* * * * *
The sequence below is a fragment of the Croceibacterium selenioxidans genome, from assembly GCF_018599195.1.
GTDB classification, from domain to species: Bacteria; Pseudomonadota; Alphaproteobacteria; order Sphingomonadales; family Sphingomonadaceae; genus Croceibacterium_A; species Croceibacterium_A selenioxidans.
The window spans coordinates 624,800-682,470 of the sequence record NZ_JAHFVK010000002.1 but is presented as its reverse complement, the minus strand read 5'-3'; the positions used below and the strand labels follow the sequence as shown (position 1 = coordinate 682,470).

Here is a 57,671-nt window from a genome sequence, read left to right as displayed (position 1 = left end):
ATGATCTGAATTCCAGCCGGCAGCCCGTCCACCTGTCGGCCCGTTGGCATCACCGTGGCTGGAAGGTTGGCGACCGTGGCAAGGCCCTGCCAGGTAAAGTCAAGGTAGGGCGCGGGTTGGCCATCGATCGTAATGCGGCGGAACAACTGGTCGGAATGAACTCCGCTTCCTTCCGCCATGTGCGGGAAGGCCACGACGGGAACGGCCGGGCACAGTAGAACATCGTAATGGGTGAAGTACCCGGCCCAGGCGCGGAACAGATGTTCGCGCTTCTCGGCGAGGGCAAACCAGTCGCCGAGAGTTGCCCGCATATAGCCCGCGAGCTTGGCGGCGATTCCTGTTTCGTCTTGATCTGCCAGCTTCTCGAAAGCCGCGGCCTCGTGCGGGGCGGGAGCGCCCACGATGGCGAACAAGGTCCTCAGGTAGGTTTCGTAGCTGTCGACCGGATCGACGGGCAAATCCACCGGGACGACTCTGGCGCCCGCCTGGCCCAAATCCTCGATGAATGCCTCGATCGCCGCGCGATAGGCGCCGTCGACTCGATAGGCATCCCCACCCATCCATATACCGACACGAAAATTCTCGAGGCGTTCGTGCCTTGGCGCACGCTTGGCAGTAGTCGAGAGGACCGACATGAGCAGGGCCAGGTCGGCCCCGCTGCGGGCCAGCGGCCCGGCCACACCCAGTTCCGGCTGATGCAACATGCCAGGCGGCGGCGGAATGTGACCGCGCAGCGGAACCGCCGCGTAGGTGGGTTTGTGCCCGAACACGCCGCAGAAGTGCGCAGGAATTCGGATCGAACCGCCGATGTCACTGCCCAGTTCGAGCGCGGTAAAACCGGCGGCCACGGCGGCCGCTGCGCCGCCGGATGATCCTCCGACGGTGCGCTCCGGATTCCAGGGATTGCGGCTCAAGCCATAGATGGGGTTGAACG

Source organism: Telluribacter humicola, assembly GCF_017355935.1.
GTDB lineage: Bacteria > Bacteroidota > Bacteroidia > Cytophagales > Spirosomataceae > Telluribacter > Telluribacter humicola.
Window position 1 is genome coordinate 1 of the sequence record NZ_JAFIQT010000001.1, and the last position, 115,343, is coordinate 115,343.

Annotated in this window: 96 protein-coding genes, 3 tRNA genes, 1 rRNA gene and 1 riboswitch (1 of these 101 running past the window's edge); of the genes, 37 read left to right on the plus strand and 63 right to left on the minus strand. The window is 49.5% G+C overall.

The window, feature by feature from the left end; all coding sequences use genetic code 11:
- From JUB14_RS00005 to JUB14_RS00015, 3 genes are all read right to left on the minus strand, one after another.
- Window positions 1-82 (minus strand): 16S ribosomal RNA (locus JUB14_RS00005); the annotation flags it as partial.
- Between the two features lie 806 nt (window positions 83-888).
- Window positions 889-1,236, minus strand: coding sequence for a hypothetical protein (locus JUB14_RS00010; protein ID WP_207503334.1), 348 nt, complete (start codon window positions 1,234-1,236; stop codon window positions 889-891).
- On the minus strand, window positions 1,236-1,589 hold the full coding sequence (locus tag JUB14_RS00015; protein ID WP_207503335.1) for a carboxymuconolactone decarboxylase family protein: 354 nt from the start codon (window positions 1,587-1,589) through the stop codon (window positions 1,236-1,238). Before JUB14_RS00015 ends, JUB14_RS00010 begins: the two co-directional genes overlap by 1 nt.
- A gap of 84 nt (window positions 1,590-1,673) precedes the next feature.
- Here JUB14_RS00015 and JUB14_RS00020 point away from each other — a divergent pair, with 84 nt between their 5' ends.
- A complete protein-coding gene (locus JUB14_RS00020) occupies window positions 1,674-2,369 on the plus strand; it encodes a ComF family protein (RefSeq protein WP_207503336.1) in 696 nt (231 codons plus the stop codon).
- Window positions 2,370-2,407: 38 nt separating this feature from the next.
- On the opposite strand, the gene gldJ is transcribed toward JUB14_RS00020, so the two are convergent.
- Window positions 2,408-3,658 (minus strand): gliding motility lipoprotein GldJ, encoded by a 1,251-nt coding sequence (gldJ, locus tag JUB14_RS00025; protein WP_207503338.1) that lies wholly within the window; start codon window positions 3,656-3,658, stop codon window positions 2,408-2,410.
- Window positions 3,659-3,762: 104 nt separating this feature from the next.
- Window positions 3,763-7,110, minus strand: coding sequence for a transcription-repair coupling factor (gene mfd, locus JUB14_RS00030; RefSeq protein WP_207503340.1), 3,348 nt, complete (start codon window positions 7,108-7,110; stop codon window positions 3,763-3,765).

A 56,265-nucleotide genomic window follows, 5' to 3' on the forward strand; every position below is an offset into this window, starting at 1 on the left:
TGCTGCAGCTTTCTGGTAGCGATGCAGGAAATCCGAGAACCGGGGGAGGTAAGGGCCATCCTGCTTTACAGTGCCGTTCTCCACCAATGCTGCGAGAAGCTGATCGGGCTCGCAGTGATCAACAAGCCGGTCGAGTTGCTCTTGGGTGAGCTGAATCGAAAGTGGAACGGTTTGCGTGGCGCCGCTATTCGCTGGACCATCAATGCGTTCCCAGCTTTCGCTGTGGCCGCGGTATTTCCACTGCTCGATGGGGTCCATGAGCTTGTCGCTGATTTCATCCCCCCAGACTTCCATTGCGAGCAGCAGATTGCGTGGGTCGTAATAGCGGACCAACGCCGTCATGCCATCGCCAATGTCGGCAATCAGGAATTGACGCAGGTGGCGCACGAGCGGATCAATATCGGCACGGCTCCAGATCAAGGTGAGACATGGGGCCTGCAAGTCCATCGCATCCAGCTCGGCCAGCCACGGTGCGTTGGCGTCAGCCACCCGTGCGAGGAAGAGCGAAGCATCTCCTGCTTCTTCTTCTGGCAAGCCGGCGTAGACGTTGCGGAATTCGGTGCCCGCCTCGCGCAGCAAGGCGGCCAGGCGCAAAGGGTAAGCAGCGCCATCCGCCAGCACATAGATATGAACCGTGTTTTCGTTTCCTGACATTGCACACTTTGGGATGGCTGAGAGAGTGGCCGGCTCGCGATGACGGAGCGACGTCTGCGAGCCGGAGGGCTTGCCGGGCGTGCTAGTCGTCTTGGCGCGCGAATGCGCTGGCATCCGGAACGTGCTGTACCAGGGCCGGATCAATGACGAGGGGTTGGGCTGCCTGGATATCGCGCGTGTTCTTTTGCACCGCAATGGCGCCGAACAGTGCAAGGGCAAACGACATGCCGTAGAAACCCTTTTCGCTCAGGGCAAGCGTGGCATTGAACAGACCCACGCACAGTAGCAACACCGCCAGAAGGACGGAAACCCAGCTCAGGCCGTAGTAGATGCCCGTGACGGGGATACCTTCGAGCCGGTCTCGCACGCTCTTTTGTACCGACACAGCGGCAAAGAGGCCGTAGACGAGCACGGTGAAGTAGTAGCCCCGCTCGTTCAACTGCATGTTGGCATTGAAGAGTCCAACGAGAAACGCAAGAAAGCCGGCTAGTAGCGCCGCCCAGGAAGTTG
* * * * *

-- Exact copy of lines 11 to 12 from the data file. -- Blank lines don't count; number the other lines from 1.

- From JUB14_RS00005 to JUB14_RS00015, 3 genes are all read right to left on the minus strand, one after another.
- Window positions 1-82 (minus strand): 16S ribosomal RNA (locus JUB14_RS00005); the annotation flags it as partial.